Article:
The "Scream" and "Nightmare on Elm Street" auteur redefined the slasher genre.

Wes Craven, the director of "A Nightmare on Elm Street" and "Scream," died Sunday at 76. The celebrated horror master battled brain cancer, according to The Hollywood Reporter.

Craven is one of the past few decades' most recognizable filmmakers, having transformed the slasher movie with the aforementioned box-office triumphs, both of which spawned numerous sequels. "Scream," in particular, is credited with reinvigorating the teen horror film thanks to a tongue-in-cheek script that both parodied and praised the genre.

But long before "Scream" became one of 1996's highest-grossing releases, Craven cemented his status as the influential writer and director of exploitation films like "The Last House on the Left" (1972), "The Hills Have Eyes" (1977) "Swamp Thing" (1982) and "The People Under the Stairs" (1991). He broke from his signature genre with the 1999 drama "Music of the Heart," for which Meryl Streep earned an Oscar nomination, and one of the shorts within the acclaimed 2006 anthology film "Paris, je t'aime." He returned to form with the thriller "Red Eye" (2005), the supernatural box-office dud "My Soul To Take" (2010) and the long-anticipated fourth installment in the "Scream" franchise (2011). At the time of his death, the Craven-produced MTV series based on "Scream" was days away from airing its Season 1 finale.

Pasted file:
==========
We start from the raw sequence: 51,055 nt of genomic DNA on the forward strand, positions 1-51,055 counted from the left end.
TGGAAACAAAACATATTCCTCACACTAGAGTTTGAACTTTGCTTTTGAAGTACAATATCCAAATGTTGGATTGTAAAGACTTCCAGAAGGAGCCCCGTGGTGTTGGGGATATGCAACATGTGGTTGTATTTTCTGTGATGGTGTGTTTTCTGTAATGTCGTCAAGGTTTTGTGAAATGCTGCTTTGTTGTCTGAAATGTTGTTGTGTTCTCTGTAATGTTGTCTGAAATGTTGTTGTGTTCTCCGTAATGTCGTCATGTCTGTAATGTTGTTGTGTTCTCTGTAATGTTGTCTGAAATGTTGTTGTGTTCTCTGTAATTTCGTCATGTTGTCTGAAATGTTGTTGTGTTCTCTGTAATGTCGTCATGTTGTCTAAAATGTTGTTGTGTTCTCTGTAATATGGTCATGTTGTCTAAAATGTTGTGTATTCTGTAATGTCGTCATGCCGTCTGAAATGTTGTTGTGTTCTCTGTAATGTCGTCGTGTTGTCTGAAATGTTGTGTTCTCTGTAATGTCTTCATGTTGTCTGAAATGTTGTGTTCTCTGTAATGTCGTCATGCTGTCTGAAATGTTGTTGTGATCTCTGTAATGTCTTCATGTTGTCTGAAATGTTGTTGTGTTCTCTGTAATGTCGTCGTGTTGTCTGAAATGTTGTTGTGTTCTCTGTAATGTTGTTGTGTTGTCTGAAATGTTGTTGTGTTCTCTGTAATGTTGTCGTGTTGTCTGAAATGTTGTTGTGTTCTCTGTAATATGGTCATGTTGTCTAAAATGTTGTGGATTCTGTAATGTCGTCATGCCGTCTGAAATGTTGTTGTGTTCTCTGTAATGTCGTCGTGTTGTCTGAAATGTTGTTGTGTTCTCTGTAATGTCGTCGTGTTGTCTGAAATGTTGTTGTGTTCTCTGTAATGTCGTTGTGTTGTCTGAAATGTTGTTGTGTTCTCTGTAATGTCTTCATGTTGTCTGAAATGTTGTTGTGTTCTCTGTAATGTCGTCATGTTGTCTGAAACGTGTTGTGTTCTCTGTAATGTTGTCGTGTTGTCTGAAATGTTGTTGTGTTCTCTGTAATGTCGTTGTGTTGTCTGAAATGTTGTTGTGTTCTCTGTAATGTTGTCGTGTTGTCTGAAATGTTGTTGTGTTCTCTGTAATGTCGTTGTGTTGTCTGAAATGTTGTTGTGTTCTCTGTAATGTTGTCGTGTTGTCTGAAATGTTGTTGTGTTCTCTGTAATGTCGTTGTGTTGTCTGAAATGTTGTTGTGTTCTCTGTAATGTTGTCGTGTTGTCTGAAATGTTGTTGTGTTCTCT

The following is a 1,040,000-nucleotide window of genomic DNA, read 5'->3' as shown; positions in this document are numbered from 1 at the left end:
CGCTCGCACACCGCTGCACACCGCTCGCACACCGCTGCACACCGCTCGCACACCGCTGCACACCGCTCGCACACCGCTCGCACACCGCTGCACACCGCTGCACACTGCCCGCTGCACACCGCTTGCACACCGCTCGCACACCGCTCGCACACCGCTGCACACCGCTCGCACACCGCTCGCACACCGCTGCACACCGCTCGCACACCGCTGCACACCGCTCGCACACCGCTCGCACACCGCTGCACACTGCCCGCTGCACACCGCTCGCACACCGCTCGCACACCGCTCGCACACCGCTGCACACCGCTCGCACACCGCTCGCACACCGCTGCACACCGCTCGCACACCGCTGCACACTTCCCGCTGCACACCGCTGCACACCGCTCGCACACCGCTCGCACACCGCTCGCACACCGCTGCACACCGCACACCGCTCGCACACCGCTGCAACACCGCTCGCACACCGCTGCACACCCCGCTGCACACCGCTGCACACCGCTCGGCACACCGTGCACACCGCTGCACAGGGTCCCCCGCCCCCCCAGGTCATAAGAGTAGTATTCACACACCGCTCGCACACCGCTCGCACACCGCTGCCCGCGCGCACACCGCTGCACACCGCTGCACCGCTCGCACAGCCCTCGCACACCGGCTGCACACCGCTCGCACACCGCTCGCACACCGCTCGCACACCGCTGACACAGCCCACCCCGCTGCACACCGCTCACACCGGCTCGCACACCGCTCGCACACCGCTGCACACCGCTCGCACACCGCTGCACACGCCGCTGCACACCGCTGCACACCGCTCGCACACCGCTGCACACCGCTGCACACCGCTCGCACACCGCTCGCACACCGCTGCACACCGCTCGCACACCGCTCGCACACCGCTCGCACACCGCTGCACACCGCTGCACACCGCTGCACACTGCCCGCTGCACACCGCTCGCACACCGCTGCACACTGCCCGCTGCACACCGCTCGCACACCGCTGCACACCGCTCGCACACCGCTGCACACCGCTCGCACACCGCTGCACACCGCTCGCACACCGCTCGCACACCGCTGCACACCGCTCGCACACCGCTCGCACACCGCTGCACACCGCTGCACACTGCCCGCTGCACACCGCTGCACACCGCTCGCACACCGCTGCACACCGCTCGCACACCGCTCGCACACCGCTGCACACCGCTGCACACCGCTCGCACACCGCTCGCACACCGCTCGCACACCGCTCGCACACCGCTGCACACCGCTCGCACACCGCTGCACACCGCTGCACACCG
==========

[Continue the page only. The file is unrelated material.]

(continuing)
Craven was born in 1939 in Cleveland, Ohio, and raised in a strict Baptist family. He earned a Master's degree in philosophy and writing from Johns Hopkins University. He taught college briefly before abandoning academia for the world of cinema, rapidly establishing himself as an auteur who imbued his chilling films with questions about the nature of everyday existence. But Craven said in a 2009 interview that his horror legacy was pure "coincidence," as his debut film, "The Last House on the Left," came about after he and producer Sean S. Cunningham were approached by financiers to make a scary drive-in feature. That launching pad allowed the remainder of his career to channel a singular vision that can be defined by Skeet Ulrich's quote in "Scream": "Movies don't create psychos. Movies make psychos more creative."

The news of the director's death broke during the MTV Video Music Awards, but Hollywood took to Twitter to praise Craven's contributions to American cinema.

The Huffington Post contacted Craven's representatives for further comment but has not heard back.

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